Campanile bells to ring in new sound

TOWER PHANTOMS: The site manager at the Campanile, Siya Maninjwa, shows the new ‘ghost bells’

Revamp of historic PE landmark nears completion

The bells of Port Elizabeth’s revamped landmark Campanile will be ringing in a whole new sound for the historic tourist attraction when they begin chiming in earnest early next month.

The much-anticipated refurbishment of the dockside tower is in its final stages, with its 23 bells chiming every hour as part of a testing phase before they officially begin ringing on May 11 after nearly a year of overhaul work.

The Campanile – meaning bell tower in Italian – and the Port Elizabeth City Hall clock tower will be connected using a wireless internet modem to ensure their bells do not ring simultaneously.

Ibhayi Construction director Craig Maybery said the contractor was doing the finishing touches.

“They are cladding the lift and will start commissioning and certifying it next week. The ghost bells have also been installed.”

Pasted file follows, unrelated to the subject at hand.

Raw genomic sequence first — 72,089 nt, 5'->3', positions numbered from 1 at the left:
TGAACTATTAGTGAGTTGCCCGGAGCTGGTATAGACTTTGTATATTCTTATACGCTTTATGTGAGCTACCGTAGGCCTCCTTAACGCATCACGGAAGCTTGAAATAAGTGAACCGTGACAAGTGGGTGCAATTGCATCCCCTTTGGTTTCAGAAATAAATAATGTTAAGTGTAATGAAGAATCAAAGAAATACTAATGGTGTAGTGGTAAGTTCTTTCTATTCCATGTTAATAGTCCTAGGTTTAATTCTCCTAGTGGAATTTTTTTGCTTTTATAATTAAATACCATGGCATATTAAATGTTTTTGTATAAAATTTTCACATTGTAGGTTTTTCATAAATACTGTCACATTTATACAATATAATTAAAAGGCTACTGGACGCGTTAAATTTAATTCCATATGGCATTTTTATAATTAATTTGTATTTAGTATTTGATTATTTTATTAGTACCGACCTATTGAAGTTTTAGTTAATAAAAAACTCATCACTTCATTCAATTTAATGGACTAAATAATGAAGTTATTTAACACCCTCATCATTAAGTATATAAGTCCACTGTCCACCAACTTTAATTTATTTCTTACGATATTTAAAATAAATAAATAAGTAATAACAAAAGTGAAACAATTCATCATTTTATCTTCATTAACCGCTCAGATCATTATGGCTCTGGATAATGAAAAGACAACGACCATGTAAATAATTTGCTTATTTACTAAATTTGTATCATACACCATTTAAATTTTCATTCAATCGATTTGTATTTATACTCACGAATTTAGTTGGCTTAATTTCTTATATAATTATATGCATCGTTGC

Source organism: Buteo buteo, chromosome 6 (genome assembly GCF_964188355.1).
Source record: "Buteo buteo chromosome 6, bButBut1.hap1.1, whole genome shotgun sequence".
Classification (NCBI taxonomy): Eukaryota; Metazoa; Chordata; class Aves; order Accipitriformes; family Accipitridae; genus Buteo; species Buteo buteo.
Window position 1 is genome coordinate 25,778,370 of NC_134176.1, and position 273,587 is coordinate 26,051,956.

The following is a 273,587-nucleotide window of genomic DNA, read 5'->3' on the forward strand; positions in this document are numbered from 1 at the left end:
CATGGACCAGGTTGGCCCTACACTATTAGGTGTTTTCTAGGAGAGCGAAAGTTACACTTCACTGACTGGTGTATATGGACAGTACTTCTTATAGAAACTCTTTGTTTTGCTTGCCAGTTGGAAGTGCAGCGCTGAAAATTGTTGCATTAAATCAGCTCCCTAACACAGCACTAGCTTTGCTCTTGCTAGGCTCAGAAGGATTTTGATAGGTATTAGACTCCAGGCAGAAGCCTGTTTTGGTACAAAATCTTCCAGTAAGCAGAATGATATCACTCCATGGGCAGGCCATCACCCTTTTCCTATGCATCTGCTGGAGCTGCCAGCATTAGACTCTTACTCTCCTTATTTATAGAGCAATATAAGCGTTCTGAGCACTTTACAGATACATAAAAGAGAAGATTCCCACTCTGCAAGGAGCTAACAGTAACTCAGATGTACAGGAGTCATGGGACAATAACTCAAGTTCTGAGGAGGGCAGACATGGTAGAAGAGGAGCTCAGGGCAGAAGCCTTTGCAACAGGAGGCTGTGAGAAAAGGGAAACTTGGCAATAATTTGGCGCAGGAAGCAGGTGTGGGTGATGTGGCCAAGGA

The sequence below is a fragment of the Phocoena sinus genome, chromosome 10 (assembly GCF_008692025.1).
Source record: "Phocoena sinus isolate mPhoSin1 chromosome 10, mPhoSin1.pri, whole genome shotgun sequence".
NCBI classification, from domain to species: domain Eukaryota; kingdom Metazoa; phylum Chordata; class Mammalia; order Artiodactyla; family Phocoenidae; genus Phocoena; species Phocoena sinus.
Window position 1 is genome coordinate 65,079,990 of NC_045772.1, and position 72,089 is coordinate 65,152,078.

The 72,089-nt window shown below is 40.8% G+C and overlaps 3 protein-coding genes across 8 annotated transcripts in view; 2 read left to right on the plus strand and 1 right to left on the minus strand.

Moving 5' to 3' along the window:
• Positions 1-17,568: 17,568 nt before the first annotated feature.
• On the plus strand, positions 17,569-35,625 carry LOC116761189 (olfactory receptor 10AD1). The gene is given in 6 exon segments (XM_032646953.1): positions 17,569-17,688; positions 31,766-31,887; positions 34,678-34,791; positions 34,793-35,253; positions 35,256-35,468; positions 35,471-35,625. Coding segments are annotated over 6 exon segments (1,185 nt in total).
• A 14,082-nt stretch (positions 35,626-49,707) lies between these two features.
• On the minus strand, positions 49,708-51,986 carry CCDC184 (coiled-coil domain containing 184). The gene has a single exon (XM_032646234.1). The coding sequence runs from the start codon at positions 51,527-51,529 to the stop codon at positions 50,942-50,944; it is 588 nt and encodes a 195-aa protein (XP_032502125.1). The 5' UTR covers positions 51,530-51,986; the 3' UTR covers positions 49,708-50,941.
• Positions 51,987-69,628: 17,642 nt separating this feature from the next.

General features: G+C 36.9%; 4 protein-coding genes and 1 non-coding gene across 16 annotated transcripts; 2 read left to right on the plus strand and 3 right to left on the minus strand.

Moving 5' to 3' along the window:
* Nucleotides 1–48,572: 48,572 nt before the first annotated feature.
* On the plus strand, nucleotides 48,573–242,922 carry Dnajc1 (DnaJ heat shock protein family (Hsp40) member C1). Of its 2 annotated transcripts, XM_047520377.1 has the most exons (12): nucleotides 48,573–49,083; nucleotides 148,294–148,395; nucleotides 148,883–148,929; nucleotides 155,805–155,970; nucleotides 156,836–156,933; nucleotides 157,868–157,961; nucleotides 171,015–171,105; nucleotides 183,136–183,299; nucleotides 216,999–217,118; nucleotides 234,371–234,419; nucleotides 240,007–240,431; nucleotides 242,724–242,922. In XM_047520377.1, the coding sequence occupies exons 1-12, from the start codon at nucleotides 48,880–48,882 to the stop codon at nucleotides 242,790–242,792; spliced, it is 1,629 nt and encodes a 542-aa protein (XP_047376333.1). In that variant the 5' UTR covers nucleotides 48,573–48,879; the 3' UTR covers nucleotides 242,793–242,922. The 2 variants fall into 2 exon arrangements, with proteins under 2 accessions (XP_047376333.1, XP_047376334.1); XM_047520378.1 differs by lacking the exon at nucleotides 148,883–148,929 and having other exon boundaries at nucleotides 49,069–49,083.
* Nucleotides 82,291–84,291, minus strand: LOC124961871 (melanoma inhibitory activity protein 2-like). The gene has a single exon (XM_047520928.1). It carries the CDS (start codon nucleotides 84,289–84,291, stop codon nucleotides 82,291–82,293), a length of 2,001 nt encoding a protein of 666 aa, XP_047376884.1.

Maybery explained that the “ghost bells” – replicas of the bells in see-through plastic – hang in a part of the building called the “triple volume” and will be used to replicate whatever sound the big bells make.

“We are also now busy finishing the paving and working on the stairs – making it pretty.”

Music professor Albert Trotskie would this week confirm and certify that the bells, which residents will hear on the hour every hour, are in fact musically correct.

Mandela Bay Development Agency spokesman Luvuyo Bangazi said the contractor was busy with important final touches.

“The Campanile is far from complete but we are in the final stages of the project. We are excited the work is going according to plan with the exception of the one-month delay,” Bangazi said.

The refurbishment was delayed when the lift had to be ordered.

“We are looking forward to a new and exciting tourism facility. People will love the completely refurbished new space which has a lot of new exciting additions.”

Bangazi said the Campanile could be used for art exhibitions as well as a visitors’ centre, among other things.

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